Universities and academies make recommendations on digital skills and education for EU-led reforms
European universities and learned academies have warned that EU initiatives to improve digital education in the bloc should be based on evidence such as the results of research.
The European Federation of Academies of Sciences and Humanities (Allea), which represents more than 50 academies and learned societies, and the European University Association, which represents more than 800 universities, each responded last week to an EU call for input on digital skills and education.
Both Allea and the EUA emphasised the need for initiatives to be evidence-based, as the EU considers steps to boost digital education and skills with its Digital Education Action Plan.
On 15 September, Allea said that “every decision about a technical or structural development in digital education must be tested against the latest scientific evidence in relation to teaching and learning”.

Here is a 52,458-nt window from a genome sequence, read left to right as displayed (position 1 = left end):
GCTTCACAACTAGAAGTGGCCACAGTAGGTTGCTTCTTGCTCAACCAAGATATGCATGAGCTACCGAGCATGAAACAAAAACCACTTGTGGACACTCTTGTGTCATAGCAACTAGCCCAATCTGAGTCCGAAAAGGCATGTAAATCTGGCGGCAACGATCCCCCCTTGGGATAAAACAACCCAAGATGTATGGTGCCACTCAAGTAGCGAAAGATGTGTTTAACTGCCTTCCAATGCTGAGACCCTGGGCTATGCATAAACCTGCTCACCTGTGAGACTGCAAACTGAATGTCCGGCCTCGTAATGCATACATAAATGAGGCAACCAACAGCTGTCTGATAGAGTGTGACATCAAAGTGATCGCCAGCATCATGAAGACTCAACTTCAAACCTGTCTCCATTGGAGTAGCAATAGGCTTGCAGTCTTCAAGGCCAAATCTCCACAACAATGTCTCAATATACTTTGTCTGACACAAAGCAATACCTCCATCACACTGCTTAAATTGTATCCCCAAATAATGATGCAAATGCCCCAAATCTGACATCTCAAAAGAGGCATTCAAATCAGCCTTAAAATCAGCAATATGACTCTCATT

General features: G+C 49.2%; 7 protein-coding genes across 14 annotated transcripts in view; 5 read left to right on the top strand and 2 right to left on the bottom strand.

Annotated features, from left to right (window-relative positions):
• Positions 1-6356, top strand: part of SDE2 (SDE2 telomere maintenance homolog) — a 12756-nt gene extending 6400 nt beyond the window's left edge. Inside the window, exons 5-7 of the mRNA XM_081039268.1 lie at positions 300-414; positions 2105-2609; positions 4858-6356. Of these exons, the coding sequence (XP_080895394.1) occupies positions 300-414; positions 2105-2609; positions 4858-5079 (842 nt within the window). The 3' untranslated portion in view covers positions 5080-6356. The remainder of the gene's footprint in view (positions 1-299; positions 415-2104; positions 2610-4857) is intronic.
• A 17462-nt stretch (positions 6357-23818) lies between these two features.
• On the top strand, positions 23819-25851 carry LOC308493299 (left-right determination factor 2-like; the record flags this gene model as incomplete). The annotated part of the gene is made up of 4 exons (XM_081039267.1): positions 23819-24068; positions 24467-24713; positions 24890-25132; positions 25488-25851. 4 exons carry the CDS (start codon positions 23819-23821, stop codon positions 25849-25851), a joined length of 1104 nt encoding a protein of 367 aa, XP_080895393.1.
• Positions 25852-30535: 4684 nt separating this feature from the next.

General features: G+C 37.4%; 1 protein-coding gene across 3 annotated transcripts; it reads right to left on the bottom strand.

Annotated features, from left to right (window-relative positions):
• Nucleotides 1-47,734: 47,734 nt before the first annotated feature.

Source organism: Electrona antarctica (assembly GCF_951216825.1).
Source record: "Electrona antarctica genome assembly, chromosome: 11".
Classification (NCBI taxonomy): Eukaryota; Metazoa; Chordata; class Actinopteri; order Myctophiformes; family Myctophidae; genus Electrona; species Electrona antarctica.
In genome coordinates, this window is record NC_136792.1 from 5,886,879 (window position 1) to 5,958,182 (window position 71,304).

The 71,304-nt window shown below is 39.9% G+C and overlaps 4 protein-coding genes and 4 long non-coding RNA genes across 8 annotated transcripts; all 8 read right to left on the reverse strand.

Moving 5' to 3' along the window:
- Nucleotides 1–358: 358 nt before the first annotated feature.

On digital education, the EUA said on 16 September that consultations with its members had shown that strategies for digital education “should be developed in an evidence-based manner”.
The EUA said educational institutions should self-assess their own digital environment to allow them to identify, share and adopt good practices while taking into account differences in institutional profiles.
On digital skills, the EUA said there was a need to improve evidence and information to form a basis for policy dialogue, as well as national and institutional reforms. This would include establishing clear definitions of skill shortages and gaps, it said.
Allea called for an interdisciplinary approach to improving digital education, saying there was a need for reflection on technical, educational, social and ethical issues.